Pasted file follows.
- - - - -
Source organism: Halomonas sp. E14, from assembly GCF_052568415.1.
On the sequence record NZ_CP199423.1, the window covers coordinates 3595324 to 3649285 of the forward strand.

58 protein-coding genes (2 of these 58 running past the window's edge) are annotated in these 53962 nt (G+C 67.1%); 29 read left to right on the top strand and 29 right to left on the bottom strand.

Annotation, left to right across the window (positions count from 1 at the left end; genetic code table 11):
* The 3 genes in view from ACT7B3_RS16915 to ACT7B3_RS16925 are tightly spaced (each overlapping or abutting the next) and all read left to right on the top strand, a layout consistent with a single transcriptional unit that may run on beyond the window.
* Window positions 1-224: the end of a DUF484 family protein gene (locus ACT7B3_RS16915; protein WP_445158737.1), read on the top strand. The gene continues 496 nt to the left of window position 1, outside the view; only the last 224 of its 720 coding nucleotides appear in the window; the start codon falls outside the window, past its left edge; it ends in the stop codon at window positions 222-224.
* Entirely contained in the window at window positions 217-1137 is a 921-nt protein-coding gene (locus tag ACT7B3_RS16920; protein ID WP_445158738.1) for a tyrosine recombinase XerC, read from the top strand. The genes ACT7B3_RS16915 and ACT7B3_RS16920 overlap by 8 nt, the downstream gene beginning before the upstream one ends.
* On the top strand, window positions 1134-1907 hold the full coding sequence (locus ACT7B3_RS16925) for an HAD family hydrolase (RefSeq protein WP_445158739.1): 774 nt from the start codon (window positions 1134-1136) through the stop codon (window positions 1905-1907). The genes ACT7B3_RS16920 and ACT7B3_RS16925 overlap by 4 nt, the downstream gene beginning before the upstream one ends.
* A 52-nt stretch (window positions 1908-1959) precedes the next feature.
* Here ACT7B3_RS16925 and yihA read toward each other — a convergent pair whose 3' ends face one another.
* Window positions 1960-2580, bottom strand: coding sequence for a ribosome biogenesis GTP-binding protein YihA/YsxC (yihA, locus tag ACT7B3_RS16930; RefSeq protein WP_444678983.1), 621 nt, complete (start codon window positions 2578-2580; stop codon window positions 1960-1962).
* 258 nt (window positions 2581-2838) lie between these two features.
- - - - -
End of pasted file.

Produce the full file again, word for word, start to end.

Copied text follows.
Source organism: Halomonas sp. E14, from assembly GCF_052568415.1.
On the sequence record NZ_CP199423.1, the window covers coordinates 3595324 to 3649285 of the forward strand.

58 protein-coding genes (2 of these 58 running past the window's edge) are annotated in these 53962 nt (G+C 67.1%); 29 read left to right on the top strand and 29 right to left on the bottom strand.

Annotation, left to right across the window (positions count from 1 at the left end; genetic code table 11):
* The 3 genes in view from ACT7B3_RS16915 to ACT7B3_RS16925 are tightly spaced (each overlapping or abutting the next) and all read left to right on the top strand, a layout consistent with a single transcriptional unit that may run on beyond the window.
* Window positions 1-224: the end of a DUF484 family protein gene (locus ACT7B3_RS16915; protein WP_445158737.1), read on the top strand. The gene continues 496 nt to the left of window position 1, outside the view; only the last 224 of its 720 coding nucleotides appear in the window; the start codon falls outside the window, past its left edge; it ends in the stop codon at window positions 222-224.
* Entirely contained in the window at window positions 217-1137 is a 921-nt protein-coding gene (locus tag ACT7B3_RS16920; protein ID WP_445158738.1) for a tyrosine recombinase XerC, read from the top strand. The genes ACT7B3_RS16915 and ACT7B3_RS16920 overlap by 8 nt, the downstream gene beginning before the upstream one ends.
* On the top strand, window positions 1134-1907 hold the full coding sequence (locus ACT7B3_RS16925) for an HAD family hydrolase (RefSeq protein WP_445158739.1): 774 nt from the start codon (window positions 1134-1136) through the stop codon (window positions 1905-1907). The genes ACT7B3_RS16920 and ACT7B3_RS16925 overlap by 4 nt, the downstream gene beginning before the upstream one ends.
* A 52-nt stretch (window positions 1908-1959) precedes the next feature.
* Here ACT7B3_RS16925 and yihA read toward each other — a convergent pair whose 3' ends face one another.
* Window positions 1960-2580, bottom strand: coding sequence for a ribosome biogenesis GTP-binding protein YihA/YsxC (yihA, locus tag ACT7B3_RS16930; RefSeq protein WP_444678983.1), 621 nt, complete (start codon window positions 2578-2580; stop codon window positions 1960-1962).
* 258 nt (window positions 2581-2838) lie between these two features.